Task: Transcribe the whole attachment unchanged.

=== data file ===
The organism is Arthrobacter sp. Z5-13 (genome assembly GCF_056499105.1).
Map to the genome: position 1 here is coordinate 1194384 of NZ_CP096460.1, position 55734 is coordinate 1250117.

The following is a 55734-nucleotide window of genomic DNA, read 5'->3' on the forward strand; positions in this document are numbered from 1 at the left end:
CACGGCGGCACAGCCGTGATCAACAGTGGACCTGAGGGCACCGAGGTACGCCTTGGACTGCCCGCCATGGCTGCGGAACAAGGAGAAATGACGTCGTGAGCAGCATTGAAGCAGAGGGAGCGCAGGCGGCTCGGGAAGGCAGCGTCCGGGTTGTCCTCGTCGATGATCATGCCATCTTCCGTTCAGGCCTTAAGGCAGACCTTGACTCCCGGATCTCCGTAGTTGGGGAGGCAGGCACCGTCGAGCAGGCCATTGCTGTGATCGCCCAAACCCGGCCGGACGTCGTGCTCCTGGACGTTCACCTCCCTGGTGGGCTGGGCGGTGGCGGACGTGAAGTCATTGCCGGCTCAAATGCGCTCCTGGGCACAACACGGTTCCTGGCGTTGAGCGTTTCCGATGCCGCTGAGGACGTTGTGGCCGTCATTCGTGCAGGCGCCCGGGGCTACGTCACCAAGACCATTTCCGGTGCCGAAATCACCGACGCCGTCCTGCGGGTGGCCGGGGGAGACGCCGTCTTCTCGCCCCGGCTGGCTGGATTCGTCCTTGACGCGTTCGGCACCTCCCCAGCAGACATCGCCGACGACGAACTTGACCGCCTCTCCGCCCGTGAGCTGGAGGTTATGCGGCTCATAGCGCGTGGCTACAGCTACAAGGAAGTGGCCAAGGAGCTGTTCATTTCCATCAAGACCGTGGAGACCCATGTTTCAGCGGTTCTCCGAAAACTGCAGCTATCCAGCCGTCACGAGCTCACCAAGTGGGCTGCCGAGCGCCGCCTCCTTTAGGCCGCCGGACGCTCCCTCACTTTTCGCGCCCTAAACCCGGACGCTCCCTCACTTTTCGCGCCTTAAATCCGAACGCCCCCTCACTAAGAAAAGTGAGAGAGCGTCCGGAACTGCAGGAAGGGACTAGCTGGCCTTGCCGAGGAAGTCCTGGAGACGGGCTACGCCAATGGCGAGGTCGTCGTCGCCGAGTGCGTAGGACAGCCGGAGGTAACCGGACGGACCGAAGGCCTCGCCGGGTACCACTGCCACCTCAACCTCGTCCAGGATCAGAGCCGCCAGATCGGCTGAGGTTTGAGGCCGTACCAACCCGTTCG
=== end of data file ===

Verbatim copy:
The organism is Arthrobacter sp. Z5-13 (genome assembly GCF_056499105.1).
Map to the genome: position 1 here is coordinate 1194384 of NZ_CP096460.1, position 55734 is coordinate 1250117.

The following is a 55734-nucleotide window of genomic DNA, read 5'->3' on the forward strand; positions in this document are numbered from 1 at the left end:
CACGGCGGCACAGCCGTGATCAACAGTGGACCTGAGGGCACCGAGGTACGCCTTGGACTGCCCGCCATGGCTGCGGAACAAGGAGAAATGACGTCGTGAGCAGCATTGAAGCAGAGGGAGCGCAGGCGGCTCGGGAAGGCAGCGTCCGGGTTGTCCTCGTCGATGATCATGCCATCTTCCGTTCAGGCCTTAAGGCAGACCTTGACTCCCGGATCTCCGTAGTTGGGGAGGCAGGCACCGTCGAGCAGGCCATTGCTGTGATCGCCCAAACCCGGCCGGACGTCGTGCTCCTGGACGTTCACCTCCCTGGTGGGCTGGGCGGTGGCGGACGTGAAGTCATTGCCGGCTCAAATGCGCTCCTGGGCACAACACGGTTCCTGGCGTTGAGCGTTTCCGATGCCGCTGAGGACGTTGTGGCCGTCATTCGTGCAGGCGCCCGGGGCTACGTCACCAAGACCATTTCCGGTGCCGAAATCACCGACGCCGTCCTGCGGGTGGCCGGGGGAGACGCCGTCTTCTCGCCCCGGCTGGCTGGATTCGTCCTTGACGCGTTCGGCACCTCCCCAGCAGACATCGCCGACGACGAACTTGACCGCCTCTCCGCCCGTGAGCTGGAGGTTATGCGGCTCATAGCGCGTGGCTACAGCTACAAGGAAGTGGCCAAGGAGCTGTTCATTTCCATCAAGACCGTGGAGACCCATGTTTCAGCGGTTCTCCGAAAACTGCAGCTATCCAGCCGTCACGAGCTCACCAAGTGGGCTGCCGAGCGCCGCCTCCTTTAGGCCGCCGGACGCTCCCTCACTTTTCGCGCCCTAAACCCGGACGCTCCCTCACTTTTCGCGCCTTAAATCCGAACGCCCCCTCACTAAGAAAAGTGAGAGAGCGTCCGGAACTGCAGGAAGGGACTAGCTGGCCTTGCCGAGGAAGTCCTGGAGACGGGCTACGCCAATGGCGAGGTCGTCGTCGCCGAGTGCGTAGGACAGCCGGAGGTAACCGGACGGACCGAAGGCCTCGCCGGGTACCACTGCCACCTCAACCTCGTCCAGGATCAGAGCCGCCAGATCGGCTGAGGTTTGAGGCCGTACCAACCCGTTCG